Your Guide to Electrical Switch and Junction Boxes

  • 01 of 10

    Electrical Boxes in the Home

    electrical boxes
    Home-Cost.com

    Electrical boxes are critical components of your home's electrical system. But for many DIYers, the wide variety of boxes is bewildering. There are plastic and metal boxes; "new work" and "old work" boxes; round, square, and octagonal boxes; and boxes with load ratings for ceiling fans and heavy light fixtures. All of the most commonly used boxes for home wiring projects are available at home centers and large hardware stores. 

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  • 02 of 10

    Metal and Plastic Electrical Boxes

    metal and plastic junction boxes
    © Home-Cost.com 2007

    Most electrical boxes are either metal or plastic. If you are using metal conduit to run wiring to the electrical box, then a metal box is required—to anchor the conduit and because the conduit and metal box system itself may be used to ground the system. If you are using non-metallic cable, such as Type NM-B (non-metallic sheathed cable), then you can use either plastic boxes or metal boxes, as long as the cable is secured to the box with an appropriate cable clamp.

    Modern wiring systems with NM-B cable usually include a ground wire inside the cable, so the box is not part of the grounding system (however, metal boxes must be connected to the system ground, usually with a short length of wire called a pigtail). 

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  • 03 of 10

    Round Pan Electrical Box

    shallow electrical box
    © Home-Cost.com 2007

    Round pan, or "pancake," boxes typically are only 1/2-inch or 3/4-inch deep. They are used most commonly for ceiling- or wall-mounted light fixtures that weigh no more than 50 pounds. Some types of specially rated metal pan boxes may be used for mounting ceiling fans, but not all pan boxes may be used for this purpose.

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  • 04 of 10

    Octagon and Round Electrical Box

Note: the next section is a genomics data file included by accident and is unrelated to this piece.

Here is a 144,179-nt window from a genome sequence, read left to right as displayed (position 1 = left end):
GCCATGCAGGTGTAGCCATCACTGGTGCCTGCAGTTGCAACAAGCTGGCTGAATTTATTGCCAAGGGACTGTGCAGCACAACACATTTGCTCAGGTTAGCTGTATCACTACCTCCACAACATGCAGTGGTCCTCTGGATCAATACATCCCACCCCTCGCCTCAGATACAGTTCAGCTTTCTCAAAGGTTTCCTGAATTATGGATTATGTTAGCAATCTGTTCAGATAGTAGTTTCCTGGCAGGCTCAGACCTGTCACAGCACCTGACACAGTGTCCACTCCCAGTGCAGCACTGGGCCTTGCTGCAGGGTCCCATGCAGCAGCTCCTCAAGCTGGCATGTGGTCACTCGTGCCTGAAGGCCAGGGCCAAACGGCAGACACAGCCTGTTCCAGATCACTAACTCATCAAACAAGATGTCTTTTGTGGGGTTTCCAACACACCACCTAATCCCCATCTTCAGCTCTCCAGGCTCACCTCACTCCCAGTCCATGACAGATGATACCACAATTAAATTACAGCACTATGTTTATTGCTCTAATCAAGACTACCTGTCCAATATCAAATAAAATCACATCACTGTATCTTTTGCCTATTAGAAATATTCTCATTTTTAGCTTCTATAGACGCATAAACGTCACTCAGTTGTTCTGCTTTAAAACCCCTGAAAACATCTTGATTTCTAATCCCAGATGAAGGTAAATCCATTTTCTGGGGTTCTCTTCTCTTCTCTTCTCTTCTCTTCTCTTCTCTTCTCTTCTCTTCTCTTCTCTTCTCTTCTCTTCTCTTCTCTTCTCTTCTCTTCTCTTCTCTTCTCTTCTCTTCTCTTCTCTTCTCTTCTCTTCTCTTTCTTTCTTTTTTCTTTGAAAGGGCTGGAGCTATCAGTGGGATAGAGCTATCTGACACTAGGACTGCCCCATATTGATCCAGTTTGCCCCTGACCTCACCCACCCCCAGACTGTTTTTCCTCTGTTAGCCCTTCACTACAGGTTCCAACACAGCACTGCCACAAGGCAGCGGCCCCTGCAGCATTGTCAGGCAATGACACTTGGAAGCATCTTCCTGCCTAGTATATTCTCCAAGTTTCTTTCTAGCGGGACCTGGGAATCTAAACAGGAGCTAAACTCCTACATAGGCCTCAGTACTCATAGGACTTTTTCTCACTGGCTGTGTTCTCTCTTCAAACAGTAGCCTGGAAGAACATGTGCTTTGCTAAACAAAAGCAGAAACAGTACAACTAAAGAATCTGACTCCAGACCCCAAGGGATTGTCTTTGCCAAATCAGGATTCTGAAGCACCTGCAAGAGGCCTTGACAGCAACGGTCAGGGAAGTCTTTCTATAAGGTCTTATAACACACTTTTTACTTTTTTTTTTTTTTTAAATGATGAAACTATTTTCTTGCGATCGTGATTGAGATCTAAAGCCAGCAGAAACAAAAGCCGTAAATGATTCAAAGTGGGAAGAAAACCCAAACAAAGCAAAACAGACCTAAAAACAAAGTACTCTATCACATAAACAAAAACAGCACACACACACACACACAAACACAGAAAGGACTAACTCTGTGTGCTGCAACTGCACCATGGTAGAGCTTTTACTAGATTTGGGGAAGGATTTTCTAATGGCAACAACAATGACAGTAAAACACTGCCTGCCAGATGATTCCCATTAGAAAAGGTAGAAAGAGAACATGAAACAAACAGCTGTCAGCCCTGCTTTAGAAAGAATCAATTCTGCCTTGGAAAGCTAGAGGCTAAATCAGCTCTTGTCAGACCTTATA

octoganal and round electrical junction boxes
    © Home-Cost.com 2007

    Octagon and standard-size round boxes range from 1-1/2 to 2-1/8 inches deep and are the standard box for ceiling- or wall-mounted light fixtures weighing up to 50 pounds. They provide much more room for wiring than shallow round pan boxes and can be used as junction boxes. 

    Metal boxes are suitable for surface-mounted installations using metal conduit. Round plastic boxes often have "ears" for fastening to the wall or ceiling surface in existing or "old work" applications. These allow you to secure the box to the drywall (or other surface material) rather than cutting a large hole in the drywall to fasten the box to the framing. 

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  • 05 of 10

    Ceiling Fan-Rated Electrical Box

    ceiling fan boxes
    © Home-Cost.com 2007

    Ceiling fan boxes come in several different types and sizes, including 1/2-inch-deep "pancake" versions and standard 2-1/8-inch-deep boxes. They are usually round but may be octagonal.  

    Note: Must be Ceiling fan boxes must be UL-listed for ceiling fan mounting and marked “For Use With Ceiling Fans.” Do not use standard boxes for installing ceiling fans. Ceiling fan boxes require special fastening to withstand the dynamic loading of rotating fan.